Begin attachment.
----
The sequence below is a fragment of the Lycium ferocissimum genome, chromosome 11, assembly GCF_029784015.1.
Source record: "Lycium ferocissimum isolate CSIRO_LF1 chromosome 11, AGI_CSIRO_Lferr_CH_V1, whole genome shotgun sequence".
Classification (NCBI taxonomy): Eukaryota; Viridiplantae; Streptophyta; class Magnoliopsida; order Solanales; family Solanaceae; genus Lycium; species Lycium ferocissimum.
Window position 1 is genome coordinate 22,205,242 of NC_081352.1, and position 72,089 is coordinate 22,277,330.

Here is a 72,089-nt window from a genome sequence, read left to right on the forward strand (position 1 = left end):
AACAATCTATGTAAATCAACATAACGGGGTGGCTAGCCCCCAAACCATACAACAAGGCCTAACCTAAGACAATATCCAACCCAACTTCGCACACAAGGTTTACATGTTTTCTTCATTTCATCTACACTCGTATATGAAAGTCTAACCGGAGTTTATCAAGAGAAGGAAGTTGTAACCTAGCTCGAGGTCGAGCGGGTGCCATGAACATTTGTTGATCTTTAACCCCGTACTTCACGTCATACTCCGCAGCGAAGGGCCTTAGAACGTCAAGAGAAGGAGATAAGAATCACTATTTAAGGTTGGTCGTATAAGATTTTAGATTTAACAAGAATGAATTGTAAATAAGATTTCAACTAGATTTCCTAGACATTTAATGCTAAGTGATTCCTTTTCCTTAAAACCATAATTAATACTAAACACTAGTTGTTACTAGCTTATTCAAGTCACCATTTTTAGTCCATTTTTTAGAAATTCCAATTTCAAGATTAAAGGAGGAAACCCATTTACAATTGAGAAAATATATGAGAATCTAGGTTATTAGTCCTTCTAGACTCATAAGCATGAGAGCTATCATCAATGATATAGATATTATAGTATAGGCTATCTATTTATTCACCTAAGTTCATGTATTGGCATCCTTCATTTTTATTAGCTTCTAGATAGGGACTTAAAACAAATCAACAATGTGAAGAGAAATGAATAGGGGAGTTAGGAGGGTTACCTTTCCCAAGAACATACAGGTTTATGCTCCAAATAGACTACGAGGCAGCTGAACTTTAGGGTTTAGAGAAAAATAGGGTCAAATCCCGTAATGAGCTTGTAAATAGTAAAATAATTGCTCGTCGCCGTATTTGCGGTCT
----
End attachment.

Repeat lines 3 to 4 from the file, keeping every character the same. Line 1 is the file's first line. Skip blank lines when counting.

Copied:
Classification (NCBI taxonomy): Eukaryota; Viridiplantae; Streptophyta; class Magnoliopsida; order Solanales; family Solanaceae; genus Lycium; species Lycium ferocissimum.
Window position 1 is genome coordinate 22,205,242 of NC_081352.1, and position 72,089 is coordinate 22,277,330.